3. XRP (XRP-GBP) — $18.4bn
Launched in 2012, XRP (XRP-GBP) is a cryptocurrency specifically designed for cross-border payments. Its code allows quick and cheap transfer of value internationally, whether it be dollars or loyalty points. The value is transferred by converting it it XRP, which is then sent across the network to the destination and converted back into the original asset.
XRP is sometimes known as Ripple but Ripple refers to the name of the company that is closely associated with the cryptocurrency and helped to develop it. The company insists that XRP is decentralised and open-source but it holds over 50% of all XRP in circulation, which critics say means it technically controls the currency.
Ripple is currently trying to pitch XRP to money transfer companies as a solution for liquidity and cross-border payments. Several are testing it, including Western Union and Moneygram, but there have been no large scale deployments to date. Daily turnover of XRP is about $250m.
4. Bitcoin cash (BCC-GBP) — $7.6bn
Bitcoin cash (BCC-GBP) was created last year after massive disagreements within the bitcoin developer community. It was created by “forking” the bitcoin code — copying the vast majority of it but editing certain key details. Those who continued to use the original code remained on the bitcoin network. Those who used the new code were handling bitcoin cash. (It is possible to use both separately.)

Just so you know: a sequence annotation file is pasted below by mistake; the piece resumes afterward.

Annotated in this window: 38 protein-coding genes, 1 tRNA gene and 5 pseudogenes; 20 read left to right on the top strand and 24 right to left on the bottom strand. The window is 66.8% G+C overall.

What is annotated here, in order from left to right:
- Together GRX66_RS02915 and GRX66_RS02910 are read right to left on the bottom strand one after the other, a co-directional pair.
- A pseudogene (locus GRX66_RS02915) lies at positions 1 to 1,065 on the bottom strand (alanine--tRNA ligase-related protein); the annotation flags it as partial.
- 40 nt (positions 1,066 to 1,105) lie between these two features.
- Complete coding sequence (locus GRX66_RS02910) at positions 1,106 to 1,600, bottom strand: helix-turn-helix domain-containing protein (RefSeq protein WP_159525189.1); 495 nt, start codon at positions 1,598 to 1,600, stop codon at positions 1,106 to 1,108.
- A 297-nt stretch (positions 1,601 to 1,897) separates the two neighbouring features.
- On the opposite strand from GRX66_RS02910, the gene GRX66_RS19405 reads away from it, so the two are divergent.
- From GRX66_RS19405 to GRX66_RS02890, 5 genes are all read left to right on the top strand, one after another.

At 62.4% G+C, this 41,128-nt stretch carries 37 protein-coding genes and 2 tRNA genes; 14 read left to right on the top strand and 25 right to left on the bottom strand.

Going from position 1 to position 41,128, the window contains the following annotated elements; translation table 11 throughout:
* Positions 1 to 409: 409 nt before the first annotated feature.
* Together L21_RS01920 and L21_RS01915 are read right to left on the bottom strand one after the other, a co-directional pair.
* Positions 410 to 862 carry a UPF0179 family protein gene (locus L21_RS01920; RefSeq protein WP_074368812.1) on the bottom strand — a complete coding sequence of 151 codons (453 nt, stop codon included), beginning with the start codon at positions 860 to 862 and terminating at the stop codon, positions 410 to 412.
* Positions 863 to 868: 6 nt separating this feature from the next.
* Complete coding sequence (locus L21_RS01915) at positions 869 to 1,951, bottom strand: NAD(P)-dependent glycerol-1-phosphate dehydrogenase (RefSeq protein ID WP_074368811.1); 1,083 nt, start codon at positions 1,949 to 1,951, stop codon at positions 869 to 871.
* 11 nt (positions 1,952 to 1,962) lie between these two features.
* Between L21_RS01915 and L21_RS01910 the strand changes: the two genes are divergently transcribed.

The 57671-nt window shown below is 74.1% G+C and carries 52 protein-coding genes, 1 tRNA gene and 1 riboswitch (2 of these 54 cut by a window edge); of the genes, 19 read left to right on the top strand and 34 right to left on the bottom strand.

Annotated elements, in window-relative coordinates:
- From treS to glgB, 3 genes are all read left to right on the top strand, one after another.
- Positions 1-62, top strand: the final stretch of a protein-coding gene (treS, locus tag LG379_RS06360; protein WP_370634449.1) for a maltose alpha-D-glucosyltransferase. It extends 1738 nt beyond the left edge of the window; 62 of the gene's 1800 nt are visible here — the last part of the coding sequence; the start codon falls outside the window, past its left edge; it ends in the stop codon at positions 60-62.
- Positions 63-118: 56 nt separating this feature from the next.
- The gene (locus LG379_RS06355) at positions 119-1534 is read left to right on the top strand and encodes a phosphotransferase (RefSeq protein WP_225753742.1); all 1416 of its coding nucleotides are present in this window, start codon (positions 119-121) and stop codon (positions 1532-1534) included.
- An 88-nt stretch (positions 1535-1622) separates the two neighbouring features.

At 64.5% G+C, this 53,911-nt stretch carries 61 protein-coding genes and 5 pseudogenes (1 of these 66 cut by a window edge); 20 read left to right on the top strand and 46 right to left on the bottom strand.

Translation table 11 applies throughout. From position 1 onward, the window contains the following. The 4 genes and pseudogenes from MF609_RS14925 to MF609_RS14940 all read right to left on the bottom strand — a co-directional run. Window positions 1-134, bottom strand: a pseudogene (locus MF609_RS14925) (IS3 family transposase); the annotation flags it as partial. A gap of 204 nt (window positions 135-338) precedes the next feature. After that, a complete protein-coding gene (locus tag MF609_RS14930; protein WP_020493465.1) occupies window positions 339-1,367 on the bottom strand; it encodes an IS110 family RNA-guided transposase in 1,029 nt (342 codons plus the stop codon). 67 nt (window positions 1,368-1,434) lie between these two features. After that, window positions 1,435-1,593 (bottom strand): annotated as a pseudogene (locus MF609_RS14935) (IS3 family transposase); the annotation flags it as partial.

The split came because some within the bitcoin developer community wanted to make changes that would allow transactions to be processed faster. The bitcoin cash advocates wanted the faster processing speeds and grew frustrated with the other solutions proposed by developers in the community, hence the split. Daily turnover is about $220m.
5. EOS (EOS-GBP) — $4.8bn
Like Ethereum, EOS (EOS-GBP) is more about the underlying blockchain network than the cryptocurrency itself. EOS tokens are used to power the network and so their value will be derived by how much — or how little — people use the system.
EOS aims to develop a network for people to build “decentralised apps.” Imagine an Uber or Airbnb or Facebook that wasn’t controlled by any one company and instead operated like an email protocol or peer-to-peer file sharing network. In the Uber or Airbnb example, service users could pay service providers directly using EOS without any added fees or costs going to companies in the middle.
Block.one, the private company developing the EOS.IO network, raised $4bn in May. The network launched in June but hacks of decentralised apps developed on the network have highlighted teething problems.
6. Stellar (XLM-GBP) — $4.3bn
Stellar (XLM-GBP) — also known as Stellar Lumens or sometimes just lumens — is another cryptocurrency designed to make cross-currency or cross-border money transfers easier and cheaper. It was created in 2014 by Jeb McCaled, one of the cofounders of Ripple and early bitcoin exchange MtGox.
Stellar is pitched at companies and, like XRP, hopes to become integrated into the mainstream financial system as the backend infrastructure of things like remittances and money transfer. The network can handle 1,000 transactions a second, compared to about 20 for the ethereum, which should make it more scalable. IBM is developing a remittance product using the Stellar network.